To reiterate last week’s post, weight loss is math. This week I’d like to elaborate more on this. There are a lot of different things you can do with math: addition, subtraction, division, multiplication, and let’s not even get into integrals.
Nutrition is exclusively addition. Most people, whether they consciously know this or not, treat it like subtraction. That’s the funny thing about the brain. We can “know” something, and then think about the topic in a completely different way when judging our decisions.
When we eat, we are always adding. We can’t subtract from the calories we have already added. Broccoli and ice cream is ice cream + broccoli, not ice cream – broccoli. Foods don’t cancel each other out. The way dieters often discuss nutrition implies that “good” foods have an subtractive effect, whereas “bad” foods have a plus sign.
There are no such thing as negative calories.
When you eat in a way that promotes weight loss, you add less, this doesn’t mean you are subtracting.
I know, I know. “When you phrase it like THAT, it sounds ludicrous!”. And it is ludicrous, however people do in fact justify their decisions with this logic. As always, the problem here isn’t a knowledge of nutrition, but a deeper, more complex psychological mechanism.
People will say some pretty ridiculous shit when they feel guilty about something. This is really the crux of the issue–food guilt which leads to illogical justifications for choices and a failure to own up to the consequences of said decision. While this can happen with any decision, the guilt culture we have around nutrition gives this phenomenon more prevalence under the context of weight loss and diets.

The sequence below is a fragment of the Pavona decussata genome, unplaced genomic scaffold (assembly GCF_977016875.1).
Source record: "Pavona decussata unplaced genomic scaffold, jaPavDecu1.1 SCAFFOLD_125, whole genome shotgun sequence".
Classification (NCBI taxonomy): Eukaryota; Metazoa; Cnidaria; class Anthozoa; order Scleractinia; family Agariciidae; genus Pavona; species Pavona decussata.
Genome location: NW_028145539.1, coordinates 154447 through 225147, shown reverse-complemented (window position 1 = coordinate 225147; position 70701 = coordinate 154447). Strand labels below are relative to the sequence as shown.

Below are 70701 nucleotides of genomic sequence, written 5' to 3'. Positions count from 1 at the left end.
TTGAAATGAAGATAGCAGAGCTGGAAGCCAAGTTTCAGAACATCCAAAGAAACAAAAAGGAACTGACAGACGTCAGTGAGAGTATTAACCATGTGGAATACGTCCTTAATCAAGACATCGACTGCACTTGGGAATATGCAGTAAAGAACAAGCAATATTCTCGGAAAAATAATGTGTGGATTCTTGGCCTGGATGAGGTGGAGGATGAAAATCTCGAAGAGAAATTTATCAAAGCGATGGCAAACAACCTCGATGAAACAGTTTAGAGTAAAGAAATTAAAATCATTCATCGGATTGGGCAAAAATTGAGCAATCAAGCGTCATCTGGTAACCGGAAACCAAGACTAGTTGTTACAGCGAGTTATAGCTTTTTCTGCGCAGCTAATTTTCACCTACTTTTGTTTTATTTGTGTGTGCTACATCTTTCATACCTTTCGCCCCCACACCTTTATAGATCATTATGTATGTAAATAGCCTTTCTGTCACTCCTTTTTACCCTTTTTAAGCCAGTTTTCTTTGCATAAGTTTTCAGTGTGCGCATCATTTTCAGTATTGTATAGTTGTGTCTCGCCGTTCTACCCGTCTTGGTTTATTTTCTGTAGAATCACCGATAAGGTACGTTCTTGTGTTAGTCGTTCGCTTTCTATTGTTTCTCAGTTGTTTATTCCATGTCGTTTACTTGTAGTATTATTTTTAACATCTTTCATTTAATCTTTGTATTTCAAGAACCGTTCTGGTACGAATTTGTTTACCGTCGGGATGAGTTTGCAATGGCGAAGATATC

Owning up to your decisions means being honest about both the good and the poor decisions. While eating ice cream compulsively will not help you lose weight, that doesn’t mean that eating broccoli doesn’t “count” as a good decision. So the problem goes both ways. Folks will justify poor decisions by highlighting their good decisions, while simultaneously not giving themselves enough credit for these good decisions.
Now, if you want to eat the ice cream and damned be the consequences, I give zero fucks. Seriously, not a single fuck.
However, if you feel the urge to rationalize that decision, clearly there is a part of you that is unhappy with your behavior. In which case I want to help you.
Brutal honesty is required to achieve this goal that you want. To be blunt, you aren’t doing yourself any favors by making shit up to make yourself feel better. The consequences of your actions have the same effect regardless of whether or not you have come to terms with them. The key to working through this predicament lies in a simple, 2 word phrase:
Your dietary decisions are not a reflection of your resolve, willpower, discipline, or who you are as a person in any way, shape or form. Our behaviors are largely governed by subconscious habits. Even if we think we are acting of our own free will, our subconscious brain is always turning, making lifestyle change tough. That said, healthy people are not better people, they simply have healthier habits. Acknowledging this is important because we want to remove the barriers for justifying unproductive choices.
Eating the ice cream, while not necessarily helping you towards your goal is not something to feel guilty about, you didn’t hurt anyone, commit a crime or otherwise do anything morally apprehensible(some vegans may disagree here, but for the sake of simplicity, I’ll ignore this). Besides, if you’re going to indulge, why ruin the enjoyment of it by feeling remorseful about it afterwards? A better way to navigate this situation would be to say, “Well, I probably shouldn’t have done that if I want to lose x pounds by x date. But, it’s OK. I made a mistake and will do better next time.” And then you move on. You don’t throw in the towel, or fall off the wagon, or start again on monday(For REALZZ this time! I swear!). Accept that you are human and thus will make mistakes on the way to your goals, and return to business as usual.
Be honest about the impact of your decisions, accept them for what they are, and you will probably find it will be much easier to make better dietary decisions.